Geneticist George Church on what genes can be enhanced to give us super abilities:
’Would you improve humanity if you could? Many of us have opinions about how we can boost up society and government. But what about just re-engineering the people themselves, to make them more advanced physically and intellectually? Would better bodies lead to better people? One person who can turn such musings into reality is George Church, the Harvard genetics professor famous for trying to resurrect holly mammoths, among many other accomplishments. Church also made a list of genes that could be targeted through genetic manipulation for the purpose of designing a new version of humans.
In an interview with Futurism, the professor explained that one purpose of assembling such a list is in giving correct information to the people. It has been his long-term mission to drive down the costs of genetics resources. To that end, the list includes both protective and negative consequences of hacking a particular gene.
“I felt that both ends of the phenotype spectrum should be useful,” Church elaborated. “And the protective end might yield more powerful medicines useful for more people and hence less expensive.”
Here are some selections from the so-called Transhumanist Wishlist, drawing upon the philosophical movement of transhumanism that calls for using technology to enhance human physiology and intellect, leading to a transformation of what it means to be human:
- LRP5 – hacking this gene could give people extra-strong bones, as research has shown a mutation of LRP5 can lead to bones that don’t break. The tweak might make it hard to swim, however, as denser bones also mean lower buoyancy.
- MSTN – messing with the myostatin protein could result in larger, leaner muscles, and cure such diseases as muscular dystrophy.
- FAAH-OUT – the amusingly-named FAAH-OUT gene mutation was linked to insensitivity to pain. Wouldn’t you like to have such a super ability?
- ABCC11 – modifying this gene could really pay off socially, as it’s been linked to low odor production. Currently, only 2% of the people in the world carry the mutated version, which helps their armpits not produce any unpleasant smells.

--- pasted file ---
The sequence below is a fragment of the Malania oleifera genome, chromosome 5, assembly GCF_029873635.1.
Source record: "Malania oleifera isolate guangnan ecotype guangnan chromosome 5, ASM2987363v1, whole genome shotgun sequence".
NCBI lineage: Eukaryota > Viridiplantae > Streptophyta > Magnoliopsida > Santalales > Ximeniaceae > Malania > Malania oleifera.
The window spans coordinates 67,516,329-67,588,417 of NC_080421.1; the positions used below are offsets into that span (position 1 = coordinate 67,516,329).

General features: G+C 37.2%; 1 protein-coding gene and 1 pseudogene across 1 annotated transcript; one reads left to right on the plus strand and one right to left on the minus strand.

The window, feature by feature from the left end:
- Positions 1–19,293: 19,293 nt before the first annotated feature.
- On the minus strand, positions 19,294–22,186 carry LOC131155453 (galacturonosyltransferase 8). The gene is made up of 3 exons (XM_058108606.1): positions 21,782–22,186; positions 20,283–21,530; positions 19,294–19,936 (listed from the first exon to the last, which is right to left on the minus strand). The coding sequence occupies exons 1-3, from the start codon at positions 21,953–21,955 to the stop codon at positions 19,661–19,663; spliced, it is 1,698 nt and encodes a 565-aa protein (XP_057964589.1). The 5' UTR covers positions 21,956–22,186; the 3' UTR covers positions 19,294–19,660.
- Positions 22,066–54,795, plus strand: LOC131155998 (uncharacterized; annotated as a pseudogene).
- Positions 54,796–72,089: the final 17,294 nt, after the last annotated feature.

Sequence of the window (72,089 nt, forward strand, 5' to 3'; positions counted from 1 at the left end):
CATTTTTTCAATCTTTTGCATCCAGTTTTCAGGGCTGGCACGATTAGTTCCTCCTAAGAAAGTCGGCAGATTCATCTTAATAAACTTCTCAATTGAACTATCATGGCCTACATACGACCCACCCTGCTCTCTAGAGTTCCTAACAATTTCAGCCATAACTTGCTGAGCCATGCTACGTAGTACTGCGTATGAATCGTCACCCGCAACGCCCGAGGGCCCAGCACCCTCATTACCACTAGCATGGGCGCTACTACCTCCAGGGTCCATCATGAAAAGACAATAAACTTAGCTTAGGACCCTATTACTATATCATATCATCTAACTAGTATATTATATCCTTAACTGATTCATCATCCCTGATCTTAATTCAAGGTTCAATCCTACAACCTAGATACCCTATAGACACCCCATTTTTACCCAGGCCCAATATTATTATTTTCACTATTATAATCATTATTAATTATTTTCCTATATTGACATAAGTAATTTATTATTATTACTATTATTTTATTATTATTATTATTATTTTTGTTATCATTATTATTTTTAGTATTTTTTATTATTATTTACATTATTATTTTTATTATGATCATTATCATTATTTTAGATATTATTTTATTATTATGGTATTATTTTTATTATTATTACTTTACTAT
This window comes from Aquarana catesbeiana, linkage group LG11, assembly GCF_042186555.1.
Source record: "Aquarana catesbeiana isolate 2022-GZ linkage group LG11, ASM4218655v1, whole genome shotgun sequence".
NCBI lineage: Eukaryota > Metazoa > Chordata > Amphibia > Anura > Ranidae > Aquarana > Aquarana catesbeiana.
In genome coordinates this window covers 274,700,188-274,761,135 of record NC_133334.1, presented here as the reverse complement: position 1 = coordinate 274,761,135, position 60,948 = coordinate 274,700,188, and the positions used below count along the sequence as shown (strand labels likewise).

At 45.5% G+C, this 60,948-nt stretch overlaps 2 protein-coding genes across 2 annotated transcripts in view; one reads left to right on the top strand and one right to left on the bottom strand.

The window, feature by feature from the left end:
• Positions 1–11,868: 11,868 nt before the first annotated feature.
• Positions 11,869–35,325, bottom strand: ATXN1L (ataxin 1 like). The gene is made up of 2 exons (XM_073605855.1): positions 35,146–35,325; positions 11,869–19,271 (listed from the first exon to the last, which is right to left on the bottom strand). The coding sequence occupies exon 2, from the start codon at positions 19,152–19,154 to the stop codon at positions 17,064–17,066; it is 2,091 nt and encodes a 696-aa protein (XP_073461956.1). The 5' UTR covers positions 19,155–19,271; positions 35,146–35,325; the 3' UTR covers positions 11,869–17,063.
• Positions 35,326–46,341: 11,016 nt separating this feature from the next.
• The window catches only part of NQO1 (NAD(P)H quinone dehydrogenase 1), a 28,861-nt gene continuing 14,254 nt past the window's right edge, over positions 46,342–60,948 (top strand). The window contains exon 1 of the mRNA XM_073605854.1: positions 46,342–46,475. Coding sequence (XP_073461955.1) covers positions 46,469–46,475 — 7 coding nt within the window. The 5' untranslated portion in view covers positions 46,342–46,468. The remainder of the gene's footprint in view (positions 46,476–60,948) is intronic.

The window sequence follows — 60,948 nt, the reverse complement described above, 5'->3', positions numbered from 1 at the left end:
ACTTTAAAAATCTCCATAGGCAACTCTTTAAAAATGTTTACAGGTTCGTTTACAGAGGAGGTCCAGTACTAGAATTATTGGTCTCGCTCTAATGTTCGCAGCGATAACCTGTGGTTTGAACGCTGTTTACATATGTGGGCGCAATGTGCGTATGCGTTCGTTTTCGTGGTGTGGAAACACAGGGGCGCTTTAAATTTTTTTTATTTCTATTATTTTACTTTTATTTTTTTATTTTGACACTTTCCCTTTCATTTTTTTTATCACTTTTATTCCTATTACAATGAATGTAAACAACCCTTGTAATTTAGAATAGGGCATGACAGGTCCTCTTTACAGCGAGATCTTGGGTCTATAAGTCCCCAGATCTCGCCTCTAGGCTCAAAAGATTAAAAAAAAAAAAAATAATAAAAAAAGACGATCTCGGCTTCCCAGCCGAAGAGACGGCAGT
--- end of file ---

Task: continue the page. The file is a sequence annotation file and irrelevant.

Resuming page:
- PCSK9 – people who lack this gene have very low levels of cholesterol. Tweaking it could lead to fighting off coronary disease. On the other hand, the negatives could include a rise in diabetes and even reduced cognition.
- GRIN2B – playing with this gene can lead to enhancing memory and learning abilities.
- BDKRB2 – figuring out how to affect this gene can lead to people who can hold their breath under water for much longer. It figures prominently in the abilities of the indigenous Bajau people (“Sea Nomads”) of Southeast Asia, who are known for amazing feats of deep diving.…’
Via Big Think
An adequate discussion of gene-hacking would have to be as erudite and thoughtful about potential unintended consequences of such changes. Except for Church’s comment about increased bone density making it harder to swim, this list is notable for its absence.
’Researchers from the University of Michigan recently published a paper in the Proceedings of the National Academy of Sciences that describes an incredible device capable of mitigating — and potentially preventing — spinal cord and brain injuries. “In this work,” said researcher Lonnie Shea in a statement, “we demonstrate that instead of overcoming an immune response, we can co-opt the immune response to work for us to promote the therapeutic response.” By injecting nanoparticles that reduce the body’s immune response, these researchers claim that the severity of such an injury can be significantly reduced, potentially preventing paralysis.…’
Via Big Think
’We’re no strangers to the delights of the rude drawings that monks doodled in the margins of medieval manuscripts around here, but University of Bonn medievialist Erik Wade’s epic Twitter thread on the astonishing variety of snail-doodles is genuinely next-level.
Whether it’s the snail-gods that snail-monks pray to, or the snail jousting tourneys, the lives of these molluscs was rich and complex: from the snail/human friendships to the lost art of nude snail-riding.…’
Via Boing Boing